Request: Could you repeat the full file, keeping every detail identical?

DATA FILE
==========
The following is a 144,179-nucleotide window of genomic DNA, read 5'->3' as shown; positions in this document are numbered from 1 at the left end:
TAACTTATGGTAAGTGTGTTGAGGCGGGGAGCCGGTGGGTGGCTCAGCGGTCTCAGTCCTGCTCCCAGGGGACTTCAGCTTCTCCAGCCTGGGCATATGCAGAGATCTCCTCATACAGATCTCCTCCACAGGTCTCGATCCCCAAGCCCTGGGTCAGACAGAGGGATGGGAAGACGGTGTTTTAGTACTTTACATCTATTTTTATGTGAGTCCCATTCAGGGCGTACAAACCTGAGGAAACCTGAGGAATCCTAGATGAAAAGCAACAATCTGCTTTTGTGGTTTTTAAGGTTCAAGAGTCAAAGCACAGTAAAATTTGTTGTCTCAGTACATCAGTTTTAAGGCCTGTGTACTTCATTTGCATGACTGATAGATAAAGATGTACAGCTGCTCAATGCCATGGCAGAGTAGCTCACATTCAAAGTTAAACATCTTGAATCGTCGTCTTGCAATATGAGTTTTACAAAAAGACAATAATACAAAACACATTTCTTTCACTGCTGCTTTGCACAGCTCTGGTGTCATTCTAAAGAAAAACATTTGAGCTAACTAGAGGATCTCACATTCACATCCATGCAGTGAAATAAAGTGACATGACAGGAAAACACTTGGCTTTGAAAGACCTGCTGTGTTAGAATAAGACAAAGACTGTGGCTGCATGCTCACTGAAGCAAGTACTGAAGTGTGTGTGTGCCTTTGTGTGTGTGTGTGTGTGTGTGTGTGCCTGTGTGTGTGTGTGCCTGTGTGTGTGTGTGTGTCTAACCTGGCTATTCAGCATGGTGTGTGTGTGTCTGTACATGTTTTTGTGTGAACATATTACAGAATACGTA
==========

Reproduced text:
The following is a 144,179-nucleotide window of genomic DNA, read 5'->3' as shown; positions in this document are numbered from 1 at the left end:
TAACTTATGGTAAGTGTGTTGAGGCGGGGAGCCGGTGGGTGGCTCAGCGGTCTCAGTCCTGCTCCCAGGGGACTTCAGCTTCTCCAGCCTGGGCATATGCAGAGATCTCCTCATACAGATCTCCTCCACAGGTCTCGATCCCCAAGCCCTGGGTCAGACAGAGGGATGGGAAGACGGTGTTTTAGTACTTTACATCTATTTTTATGTGAGTCCCATTCAGGGCGTACAAACCTGAGGAAACCTGAGGAATCCTAGATGAAAAGCAACAATCTGCTTTTGTGGTTTTTAAGGTTCAAGAGTCAAAGCACAGTAAAATTTGTTGTCTCAGTACATCAGTTTTAAGGCCTGTGTACTTCATTTGCATGACTGATAGATAAAGATGTACAGCTGCTCAATGCCATGGCAGAGTAGCTCACATTCAAAGTTAAACATCTTGAATCGTCGTCTTGCAATATGAGTTTTACAAAAAGACAATAATACAAAACACATTTCTTTCACTGCTGCTTTGCACAGCTCTGGTGTCATTCTAAAGAAAAACATTTGAGCTAACTAGAGGATCTCACATTCACATCCATGCAGTGAAATAAAGTGACATGACAGGAAAACACTTGGCTTTGAAAGACCTGCTGTGTTAGAATAAGACAAAGACTGTGGCTGCATGCTCACTGAAGCAAGTACTGAAGTGTGTGTGTGCCTTTGTGTGTGTGTGTGTGTGTGTGTGTGCCTGTGTGTGTGTGTGCCTGTGTGTGTGTGTGTGTCTAACCTGGCTATTCAGCATGGTGTGTGTGTGTCTGTACATGTTTTTGTGTGAACATATTACAGAATACGTA